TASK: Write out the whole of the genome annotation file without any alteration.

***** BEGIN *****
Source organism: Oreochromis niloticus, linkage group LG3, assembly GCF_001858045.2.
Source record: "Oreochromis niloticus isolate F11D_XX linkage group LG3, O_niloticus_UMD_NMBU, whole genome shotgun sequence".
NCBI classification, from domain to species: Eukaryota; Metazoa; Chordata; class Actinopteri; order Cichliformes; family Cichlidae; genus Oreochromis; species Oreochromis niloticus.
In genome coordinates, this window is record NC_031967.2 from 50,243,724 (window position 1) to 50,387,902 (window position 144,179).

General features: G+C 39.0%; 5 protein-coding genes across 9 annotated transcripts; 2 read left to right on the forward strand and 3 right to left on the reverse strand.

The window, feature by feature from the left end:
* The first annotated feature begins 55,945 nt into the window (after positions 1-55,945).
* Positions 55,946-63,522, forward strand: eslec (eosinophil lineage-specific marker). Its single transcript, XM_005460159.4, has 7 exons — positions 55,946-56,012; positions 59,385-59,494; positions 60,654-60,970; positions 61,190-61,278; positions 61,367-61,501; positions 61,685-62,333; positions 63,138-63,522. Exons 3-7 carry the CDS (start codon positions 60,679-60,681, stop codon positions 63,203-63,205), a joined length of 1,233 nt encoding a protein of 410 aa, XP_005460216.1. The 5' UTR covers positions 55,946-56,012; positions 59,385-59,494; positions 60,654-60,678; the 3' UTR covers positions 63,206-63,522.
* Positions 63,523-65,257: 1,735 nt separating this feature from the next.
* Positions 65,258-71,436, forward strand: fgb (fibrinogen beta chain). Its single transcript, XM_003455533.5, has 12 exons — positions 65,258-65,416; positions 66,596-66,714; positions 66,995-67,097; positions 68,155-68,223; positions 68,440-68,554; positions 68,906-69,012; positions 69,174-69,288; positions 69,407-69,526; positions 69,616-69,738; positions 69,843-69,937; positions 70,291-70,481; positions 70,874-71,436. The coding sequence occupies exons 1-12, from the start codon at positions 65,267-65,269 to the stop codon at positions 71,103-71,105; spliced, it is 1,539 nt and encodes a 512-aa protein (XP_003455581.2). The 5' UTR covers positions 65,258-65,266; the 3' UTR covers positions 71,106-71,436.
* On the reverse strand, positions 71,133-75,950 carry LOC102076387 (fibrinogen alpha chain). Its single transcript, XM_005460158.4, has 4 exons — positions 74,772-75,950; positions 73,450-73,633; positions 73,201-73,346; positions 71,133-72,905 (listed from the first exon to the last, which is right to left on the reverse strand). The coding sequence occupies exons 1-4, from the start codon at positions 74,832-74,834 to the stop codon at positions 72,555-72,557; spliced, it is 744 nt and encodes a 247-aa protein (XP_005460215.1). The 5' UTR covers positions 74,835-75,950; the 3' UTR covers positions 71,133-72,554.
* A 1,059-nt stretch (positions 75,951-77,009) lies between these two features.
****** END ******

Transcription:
Source organism: Oreochromis niloticus, linkage group LG3, assembly GCF_001858045.2.
Source record: "Oreochromis niloticus isolate F11D_XX linkage group LG3, O_niloticus_UMD_NMBU, whole genome shotgun sequence".
NCBI classification, from domain to species: Eukaryota; Metazoa; Chordata; class Actinopteri; order Cichliformes; family Cichlidae; genus Oreochromis; species Oreochromis niloticus.
In genome coordinates, this window is record NC_031967.2 from 50,243,724 (window position 1) to 50,387,902 (window position 144,179).

General features: G+C 39.0%; 5 protein-coding genes across 9 annotated transcripts; 2 read left to right on the forward strand and 3 right to left on the reverse strand.

The window, feature by feature from the left end:
* The first annotated feature begins 55,945 nt into the window (after positions 1-55,945).
* Positions 55,946-63,522, forward strand: eslec (eosinophil lineage-specific marker). Its single transcript, XM_005460159.4, has 7 exons — positions 55,946-56,012; positions 59,385-59,494; positions 60,654-60,970; positions 61,190-61,278; positions 61,367-61,501; positions 61,685-62,333; positions 63,138-63,522. Exons 3-7 carry the CDS (start codon positions 60,679-60,681, stop codon positions 63,203-63,205), a joined length of 1,233 nt encoding a protein of 410 aa, XP_005460216.1. The 5' UTR covers positions 55,946-56,012; positions 59,385-59,494; positions 60,654-60,678; the 3' UTR covers positions 63,206-63,522.
* Positions 63,523-65,257: 1,735 nt separating this feature from the next.
* Positions 65,258-71,436, forward strand: fgb (fibrinogen beta chain). Its single transcript, XM_003455533.5, has 12 exons — positions 65,258-65,416; positions 66,596-66,714; positions 66,995-67,097; positions 68,155-68,223; positions 68,440-68,554; positions 68,906-69,012; positions 69,174-69,288; positions 69,407-69,526; positions 69,616-69,738; positions 69,843-69,937; positions 70,291-70,481; positions 70,874-71,436. The coding sequence occupies exons 1-12, from the start codon at positions 65,267-65,269 to the stop codon at positions 71,103-71,105; spliced, it is 1,539 nt and encodes a 512-aa protein (XP_003455581.2). The 5' UTR covers positions 65,258-65,266; the 3' UTR covers positions 71,106-71,436.
* On the reverse strand, positions 71,133-75,950 carry LOC102076387 (fibrinogen alpha chain). Its single transcript, XM_005460158.4, has 4 exons — positions 74,772-75,950; positions 73,450-73,633; positions 73,201-73,346; positions 71,133-72,905 (listed from the first exon to the last, which is right to left on the reverse strand). The coding sequence occupies exons 1-4, from the start codon at positions 74,832-74,834 to the stop codon at positions 72,555-72,557; spliced, it is 744 nt and encodes a 247-aa protein (XP_005460215.1). The 5' UTR covers positions 74,835-75,950; the 3' UTR covers positions 71,133-72,554.
* A 1,059-nt stretch (positions 75,951-77,009) lies between these two features.